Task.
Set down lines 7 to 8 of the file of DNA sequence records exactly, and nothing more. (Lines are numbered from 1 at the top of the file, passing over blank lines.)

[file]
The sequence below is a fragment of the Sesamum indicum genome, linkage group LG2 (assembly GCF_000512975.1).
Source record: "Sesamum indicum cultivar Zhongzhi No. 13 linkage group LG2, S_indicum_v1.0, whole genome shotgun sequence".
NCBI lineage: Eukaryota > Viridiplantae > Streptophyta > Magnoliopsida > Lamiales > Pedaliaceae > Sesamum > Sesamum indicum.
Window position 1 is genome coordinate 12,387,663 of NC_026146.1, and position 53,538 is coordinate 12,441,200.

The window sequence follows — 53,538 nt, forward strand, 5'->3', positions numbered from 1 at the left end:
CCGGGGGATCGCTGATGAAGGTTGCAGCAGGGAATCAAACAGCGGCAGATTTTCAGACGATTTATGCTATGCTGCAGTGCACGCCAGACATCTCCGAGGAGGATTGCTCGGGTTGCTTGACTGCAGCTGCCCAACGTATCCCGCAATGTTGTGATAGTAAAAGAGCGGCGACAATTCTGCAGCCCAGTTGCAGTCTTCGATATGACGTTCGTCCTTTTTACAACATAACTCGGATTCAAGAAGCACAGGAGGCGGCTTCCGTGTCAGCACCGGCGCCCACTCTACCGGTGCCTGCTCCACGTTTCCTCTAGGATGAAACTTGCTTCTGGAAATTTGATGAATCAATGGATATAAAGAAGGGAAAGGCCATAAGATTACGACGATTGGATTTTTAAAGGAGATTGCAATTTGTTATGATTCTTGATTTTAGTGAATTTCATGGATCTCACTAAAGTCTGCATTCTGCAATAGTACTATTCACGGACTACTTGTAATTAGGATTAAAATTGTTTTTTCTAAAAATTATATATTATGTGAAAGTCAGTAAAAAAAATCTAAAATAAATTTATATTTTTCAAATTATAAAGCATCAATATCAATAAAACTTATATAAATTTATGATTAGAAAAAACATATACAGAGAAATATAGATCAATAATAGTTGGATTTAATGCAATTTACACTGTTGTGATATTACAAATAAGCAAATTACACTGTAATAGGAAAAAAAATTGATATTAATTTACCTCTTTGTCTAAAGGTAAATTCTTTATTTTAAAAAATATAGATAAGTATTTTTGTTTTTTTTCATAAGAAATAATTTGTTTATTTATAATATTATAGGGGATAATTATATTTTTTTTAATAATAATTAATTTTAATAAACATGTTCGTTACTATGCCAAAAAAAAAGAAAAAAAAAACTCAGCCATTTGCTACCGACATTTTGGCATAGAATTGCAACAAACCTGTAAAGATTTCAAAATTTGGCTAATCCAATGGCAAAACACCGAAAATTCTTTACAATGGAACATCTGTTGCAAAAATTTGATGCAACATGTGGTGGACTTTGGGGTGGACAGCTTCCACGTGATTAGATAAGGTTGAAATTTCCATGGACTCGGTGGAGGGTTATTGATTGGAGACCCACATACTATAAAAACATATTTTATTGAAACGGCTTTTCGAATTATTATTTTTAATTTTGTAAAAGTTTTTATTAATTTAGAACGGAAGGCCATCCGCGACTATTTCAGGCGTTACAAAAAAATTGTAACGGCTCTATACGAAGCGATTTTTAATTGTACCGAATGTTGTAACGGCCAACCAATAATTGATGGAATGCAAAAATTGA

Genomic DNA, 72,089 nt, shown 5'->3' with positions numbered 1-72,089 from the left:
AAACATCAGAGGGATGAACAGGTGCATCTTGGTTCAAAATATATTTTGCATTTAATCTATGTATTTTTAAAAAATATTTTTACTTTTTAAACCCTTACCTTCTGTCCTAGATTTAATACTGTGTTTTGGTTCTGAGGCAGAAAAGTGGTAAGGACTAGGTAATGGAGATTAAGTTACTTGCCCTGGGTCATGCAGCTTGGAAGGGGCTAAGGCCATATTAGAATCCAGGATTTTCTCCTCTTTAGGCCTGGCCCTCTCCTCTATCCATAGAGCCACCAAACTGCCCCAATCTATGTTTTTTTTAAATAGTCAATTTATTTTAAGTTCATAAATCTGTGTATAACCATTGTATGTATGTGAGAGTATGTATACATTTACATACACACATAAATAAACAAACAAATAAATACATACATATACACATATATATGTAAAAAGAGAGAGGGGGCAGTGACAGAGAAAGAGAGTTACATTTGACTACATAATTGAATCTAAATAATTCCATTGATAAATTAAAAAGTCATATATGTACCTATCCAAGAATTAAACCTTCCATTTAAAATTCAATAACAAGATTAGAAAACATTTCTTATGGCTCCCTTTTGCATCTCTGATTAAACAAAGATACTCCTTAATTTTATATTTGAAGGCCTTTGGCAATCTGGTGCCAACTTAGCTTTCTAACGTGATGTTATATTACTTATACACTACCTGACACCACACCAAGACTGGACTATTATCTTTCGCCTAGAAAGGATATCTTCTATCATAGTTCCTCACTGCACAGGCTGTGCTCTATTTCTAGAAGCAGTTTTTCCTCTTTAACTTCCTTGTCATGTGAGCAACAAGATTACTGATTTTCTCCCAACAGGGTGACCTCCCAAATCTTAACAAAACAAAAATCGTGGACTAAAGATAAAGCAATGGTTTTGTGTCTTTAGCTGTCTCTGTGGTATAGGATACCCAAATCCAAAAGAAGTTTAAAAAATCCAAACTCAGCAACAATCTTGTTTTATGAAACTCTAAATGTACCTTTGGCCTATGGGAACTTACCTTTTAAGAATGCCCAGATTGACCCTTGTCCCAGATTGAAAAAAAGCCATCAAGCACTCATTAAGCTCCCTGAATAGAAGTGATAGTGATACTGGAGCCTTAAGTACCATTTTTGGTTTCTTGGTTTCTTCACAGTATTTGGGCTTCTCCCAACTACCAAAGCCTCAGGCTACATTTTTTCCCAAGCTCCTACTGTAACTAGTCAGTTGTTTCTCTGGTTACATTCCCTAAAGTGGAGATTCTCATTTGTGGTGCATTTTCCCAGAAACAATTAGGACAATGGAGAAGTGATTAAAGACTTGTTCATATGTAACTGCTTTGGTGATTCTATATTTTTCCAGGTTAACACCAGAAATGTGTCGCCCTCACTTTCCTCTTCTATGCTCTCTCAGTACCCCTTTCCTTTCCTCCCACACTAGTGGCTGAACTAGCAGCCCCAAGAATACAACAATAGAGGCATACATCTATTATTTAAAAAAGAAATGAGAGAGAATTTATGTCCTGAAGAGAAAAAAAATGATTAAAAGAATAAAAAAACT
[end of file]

Genomic DNA, 72,089 nt, shown 5'->3' with positions numbered 1-72,089 from the left:
AAACATCAGAGGGATGAACAGGTGCATCTTGGTTCAAAATATATTTTGCATTTAATCTATGTATTTTTAAAAAATATTTTTACTTTTTAAACCCTTACCTTCTGTCCTAGATTTAATACTGTGTTTTGGTTCTGAGGCAGAAAAGTGGTAAGGACTAGGTAATGGAGATTAAGTTACTTGCCCTGGGTCATGCAGCTTGGAAGGGGCTAAGGCCATATTAGAATCCAGGATTTTCTCCTCTTTAGGCCTGGCCCTCTCCTCTATCCATAGAGCCACCAAACTGCCCCAATCTATGTTTTTTTTAAATAGTCAATTTATTTTAAGTTCATAAATCTGTGTATAACCATTGTATGTATGTGAGAGTATGTATACATTTACATACACACATAAATAAACAAACAAATAAATACATACATATACACATATATATGTAAAAAGAGAGAGGGGGCAGTGACAGAGAAAGAGAGTTACATTTGACTACATAATTGAATCTAAATAATTCCATTGATAAATTAAAAAGTCATATATGTACCTATCCAAGAATTAAACCTTCCATTTAAAATTCAATAACAAGATTAGAAAACATTTCTTATGGCTCCCTTTTGCATCTCTGATTAAACAAAGATACTCCTTAATTTTATATTTGAAGGCCTTTGGCAATCTGGTGCCAACTTAGCTTTCTAACGTGATGTTATATTACTTATACACTACCTGACACCACACCAAGACTGGACTATTATCTTTCGCCTAGAAAGGATATCTTCTATCATAGTTCCTCACTGCACAGGCTGTGCTCTATTTCTAGAAGCAGTTTTTCCTCTTTAACTTCCTTGTCATGTGAGCAACAAGATTACTGATTTTCTCCCAACAGGGTGACCTCCCAAATCTTAACAAAACAAAAATCGTGGACTAAAGATAAAGCAATGGTTTTGTGTCTTTAGCTGTCTCTGTGGTATAGGATACCCAAATCCAAAAGAAGTTTAAAAAATCCAAACTCAGCAACAATCTTGTTTTATGAAACTCTAAATGTACCTTTGGCCTATGGGAACTTACCTTTTAAGAATGCCCAGATTGACCCTTGTCCCAGATTGAAAAAAAGCCATCAAGCACTCATTAAGCTCCCTGAATAGAAGTGATAGTGATACTGGAGCCTTAAGTACCATTTTTGGTTTCTTGGTTTCTTCACAGTATTTGGGCTTCTCCCAACTACCAAAGCCTCAGGCTACATTTTTTCCCAAGCTCCTACTGTAACTAGTCAGTTGTTTCTCTGGTTACATTCCCTAAAGTGGAGATTCTCATTTGTGGTGCATTTTCCCAGAAACAATTAGGACAATGGAGAAGTGATTAAAGACTTGTTCATATGTAACTGCTTTGGTGATTCTATATTTTTCCAGGTTAACACCAGAAATGTGTCGCCCTCACTTTCCTCTTCTATGCTCTCTCAGTACCCCTTTCCTTTCCTCCCACACTAGTGGCTGAACTAGCAGCCCCAAGAATACAACAATAGAGGCATACATCTATTATTTAAAAAAGAAATGAGAGAGAATTTATGTCCTGAAGAGAAAAAAAATGATTAAAAGAATAAAAAAACT